Cardiology

Postconditioning during PCI for STEMI shows delayed benefits

(HealthDay)—The benefits of postconditioning (PostC) balloon inflations in patients with ST-segment-elevation myocardial infarction (STEMI) undergoing percutaneous coronary intervention (PCI) may not be apparent immediately, ...

Cardiology

Could a heart attack or stroke lead to early menopause?

New research has found that women who have a heart attack, stroke or some other type of cardiovascular event before age 35 have twice the risk of going into early menopause—which could create its own set of health hazards.

Psychology & Psychiatry

Benzodiazepines may decrease mortality in congestive heart failure

A study published in the current issue of Psychotherapy and Psychosomatics indicates that treatment of anxiety with benzodiazepines may improve survival in congestive heart failure. Depression (in various forms and as various ...

Medical research

Harmful placebos

How could a sugar pill placebo cause harm? A new review of data from 250,726 trial participants has found that 1 in 20 people who took placebos in trials dropped out because of serious adverse events (side effects). Almost ...

Cardiology

Statins have low risk of side effects

The cholesterol-lowering drugs called statins have demonstrated substantial benefits in reducing the risk of heart attacks and strokes caused by blood clots (ischemic strokes) in at-risk patients. Since statins are associated ...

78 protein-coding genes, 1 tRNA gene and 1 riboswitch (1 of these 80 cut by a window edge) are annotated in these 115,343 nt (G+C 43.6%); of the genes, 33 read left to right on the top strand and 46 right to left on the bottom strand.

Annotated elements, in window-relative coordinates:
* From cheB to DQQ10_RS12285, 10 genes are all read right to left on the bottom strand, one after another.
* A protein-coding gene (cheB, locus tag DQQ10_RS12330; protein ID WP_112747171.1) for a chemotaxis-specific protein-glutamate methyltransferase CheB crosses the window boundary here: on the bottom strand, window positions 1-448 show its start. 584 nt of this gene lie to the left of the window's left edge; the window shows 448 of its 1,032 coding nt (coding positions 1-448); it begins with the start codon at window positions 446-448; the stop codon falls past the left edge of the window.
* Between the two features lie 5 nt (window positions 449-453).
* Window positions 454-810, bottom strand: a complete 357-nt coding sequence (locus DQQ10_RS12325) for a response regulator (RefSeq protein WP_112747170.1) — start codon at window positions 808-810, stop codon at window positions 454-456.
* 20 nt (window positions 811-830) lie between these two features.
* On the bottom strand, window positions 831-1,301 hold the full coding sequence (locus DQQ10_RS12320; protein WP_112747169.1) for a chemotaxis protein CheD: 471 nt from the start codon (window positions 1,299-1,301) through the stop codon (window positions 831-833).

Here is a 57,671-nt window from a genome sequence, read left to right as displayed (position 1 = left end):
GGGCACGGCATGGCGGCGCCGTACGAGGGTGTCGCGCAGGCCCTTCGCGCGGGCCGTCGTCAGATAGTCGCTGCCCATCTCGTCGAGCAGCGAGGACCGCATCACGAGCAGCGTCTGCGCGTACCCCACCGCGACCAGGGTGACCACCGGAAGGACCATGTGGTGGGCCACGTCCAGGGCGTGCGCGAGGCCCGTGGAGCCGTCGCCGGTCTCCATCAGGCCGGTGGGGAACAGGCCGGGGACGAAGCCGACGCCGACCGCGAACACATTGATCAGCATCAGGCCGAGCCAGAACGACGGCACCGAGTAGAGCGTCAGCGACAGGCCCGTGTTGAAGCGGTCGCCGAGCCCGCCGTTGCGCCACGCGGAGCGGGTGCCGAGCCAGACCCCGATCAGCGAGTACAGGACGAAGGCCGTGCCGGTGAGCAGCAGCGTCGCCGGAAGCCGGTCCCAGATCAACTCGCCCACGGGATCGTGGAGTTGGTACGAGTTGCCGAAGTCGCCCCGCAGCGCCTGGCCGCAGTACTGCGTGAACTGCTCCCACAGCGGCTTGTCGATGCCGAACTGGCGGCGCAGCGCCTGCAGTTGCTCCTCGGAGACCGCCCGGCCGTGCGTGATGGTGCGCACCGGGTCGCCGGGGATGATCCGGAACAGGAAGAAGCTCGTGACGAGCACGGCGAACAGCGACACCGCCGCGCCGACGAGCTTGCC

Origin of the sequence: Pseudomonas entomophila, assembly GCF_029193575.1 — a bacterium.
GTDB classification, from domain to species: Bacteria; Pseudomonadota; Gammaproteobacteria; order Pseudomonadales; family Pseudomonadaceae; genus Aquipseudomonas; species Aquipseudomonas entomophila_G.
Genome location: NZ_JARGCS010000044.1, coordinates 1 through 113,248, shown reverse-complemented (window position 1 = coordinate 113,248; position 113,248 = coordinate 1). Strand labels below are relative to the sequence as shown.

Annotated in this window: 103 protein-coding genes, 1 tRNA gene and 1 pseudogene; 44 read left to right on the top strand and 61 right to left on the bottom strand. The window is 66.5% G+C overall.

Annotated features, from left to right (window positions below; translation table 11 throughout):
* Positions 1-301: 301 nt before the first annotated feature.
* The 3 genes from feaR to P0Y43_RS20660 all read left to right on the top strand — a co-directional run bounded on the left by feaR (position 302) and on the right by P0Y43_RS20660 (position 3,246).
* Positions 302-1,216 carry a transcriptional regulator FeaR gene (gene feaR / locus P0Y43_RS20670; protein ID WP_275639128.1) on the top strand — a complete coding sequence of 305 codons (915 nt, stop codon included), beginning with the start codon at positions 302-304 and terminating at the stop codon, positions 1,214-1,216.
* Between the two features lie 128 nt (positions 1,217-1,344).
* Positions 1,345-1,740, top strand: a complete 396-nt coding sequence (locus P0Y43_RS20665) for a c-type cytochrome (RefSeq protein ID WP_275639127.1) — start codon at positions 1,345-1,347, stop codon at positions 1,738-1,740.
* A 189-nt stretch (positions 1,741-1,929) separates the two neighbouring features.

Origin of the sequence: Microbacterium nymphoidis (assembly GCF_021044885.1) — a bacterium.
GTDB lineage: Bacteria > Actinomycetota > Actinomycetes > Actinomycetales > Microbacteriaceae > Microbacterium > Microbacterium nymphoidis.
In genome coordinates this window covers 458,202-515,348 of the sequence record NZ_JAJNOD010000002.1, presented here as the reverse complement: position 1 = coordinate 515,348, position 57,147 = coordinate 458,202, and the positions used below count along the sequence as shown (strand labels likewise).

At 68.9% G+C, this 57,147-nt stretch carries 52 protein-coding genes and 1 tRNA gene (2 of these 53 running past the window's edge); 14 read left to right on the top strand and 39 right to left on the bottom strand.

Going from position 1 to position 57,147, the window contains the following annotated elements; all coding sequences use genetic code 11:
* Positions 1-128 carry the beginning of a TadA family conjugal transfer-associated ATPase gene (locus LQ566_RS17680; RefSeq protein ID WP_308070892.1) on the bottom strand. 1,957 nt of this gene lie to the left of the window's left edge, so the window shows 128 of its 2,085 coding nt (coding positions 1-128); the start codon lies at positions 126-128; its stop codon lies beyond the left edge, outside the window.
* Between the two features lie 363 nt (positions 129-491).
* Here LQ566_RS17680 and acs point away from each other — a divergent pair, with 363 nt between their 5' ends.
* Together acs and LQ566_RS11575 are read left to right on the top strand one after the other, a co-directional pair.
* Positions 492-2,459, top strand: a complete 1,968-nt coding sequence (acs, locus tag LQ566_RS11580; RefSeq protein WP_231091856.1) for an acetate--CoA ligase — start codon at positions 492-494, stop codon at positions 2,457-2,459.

Cardiology

Ivabradine improves angina-related quality of life

(HealthDay)—For patients with angina pectoris, ivabradine is associated with improvements in certain parameters of quality of life (QoL), according to a study published online Dec. 22 in Circulation: Cardiovascular Quality ...

Cardiology

Device used in europe promising for refractory angina

(HealthDay)—A stent-like device placed in the coronary sinus may benefit patients with refractory angina, according to a small clinical trial published in the Feb. 5 issue of the New England Journal of Medicine. The Reducer ...

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Angina pectoris, commonly known as angina, is chest pain due to ischemia (a lack of blood, thus a lack of oxygen supply and waste removal) of the heart muscle, generally due to obstruction or spasm of the coronary arteries (the heart's blood vessels). Coronary artery disease, the main cause of angina, is due to atherosclerosis of the cardiac arteries. The term derives from the Latin angina ("infection of the throat") from the Greek ἀγχόνη ankhonē ("strangling"), and the Latin pectus ("chest"), and can therefore be translated as "a strangling feeling in the chest".

There is a weak relationship between severity of pain and degree of oxygen deprivation in the heart muscle (i.e., there can be severe pain with little or no risk of a heart attack, and a heart attack can occur without pain).

Worsening ("crescendo") angina attacks, sudden-onset angina at rest, and angina lasting more than 15 minutes are symptoms of unstable angina (usually grouped with similar conditions as the acute coronary syndrome). As these may herald myocardial infarction (a heart attack), they require urgent medical attention and are generally treated as a presumed heart attack.

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